Words and photo by Dave Barry
Five-year-old Samiul Kalam’s eyes lit up as he pulled an ancient pottery shard from a container full of earth.
It was one of 19 items ‘buried’ there by members of Scarborough Archaeological and Historical Society.
The aim was to entertain youngsters and possibly plant the seed of interest which could germinate into a lifelong hobby - or even profession.
Samiul was keen as mustard as he delved into the earth in search of who-knows-what.
The 19 items in each of several trays ranged from Victorian pottery to Roman coins, said Simon Temlett, who chairs the society.
“They are all things that have been found in and around Scarborough”, he said, adding that the 30-odd children who took part were given an 800-year-old piece of pottery as a souvenir.
The society was founded as an excavating group in 1947 by a group of enthusiasts keen to preserve and research the area’s rich archaeological inheritance.
The organisation aims to increase and disseminate knowledge of and interest in the archaeology and history of Scarborough and the surrounding area; to undertake and support research into sites and archives of archaeological, architectural and historical interest; and the publication of the results of such researches.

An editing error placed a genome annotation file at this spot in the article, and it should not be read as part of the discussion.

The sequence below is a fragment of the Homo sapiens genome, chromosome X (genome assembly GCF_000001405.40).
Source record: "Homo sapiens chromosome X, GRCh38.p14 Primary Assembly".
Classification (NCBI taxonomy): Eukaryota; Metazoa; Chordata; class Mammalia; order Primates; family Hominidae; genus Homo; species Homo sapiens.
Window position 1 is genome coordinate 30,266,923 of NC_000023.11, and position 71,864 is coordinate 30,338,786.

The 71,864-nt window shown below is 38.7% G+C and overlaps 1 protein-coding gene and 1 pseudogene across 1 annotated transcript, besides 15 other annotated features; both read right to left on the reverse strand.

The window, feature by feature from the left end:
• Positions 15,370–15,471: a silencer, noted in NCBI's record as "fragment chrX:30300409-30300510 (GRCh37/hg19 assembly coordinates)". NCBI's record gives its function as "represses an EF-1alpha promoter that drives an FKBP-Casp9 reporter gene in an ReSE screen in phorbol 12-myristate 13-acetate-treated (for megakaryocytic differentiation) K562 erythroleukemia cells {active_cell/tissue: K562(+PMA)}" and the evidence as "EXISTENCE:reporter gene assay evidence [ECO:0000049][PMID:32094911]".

Subjects of the society’s next lecture series at the library include Vice-Admiral Sir John Lawson by Gill Blanchard (16 Oct), the 1984 fire at York Minster and the restoration of the roof by John Toy (30 Oct), the Roman Roads Research Association by Mike Haken (13 Nov), the Anglo-Saxon origins of the churches and parishes of the Scarborough area by Steve Bassett (27 Nov) and brewery trips to the town by Keith Johnston (11 Dec).
The lectures are open to the public at a cost of £3. They are due to start at 7.30pm.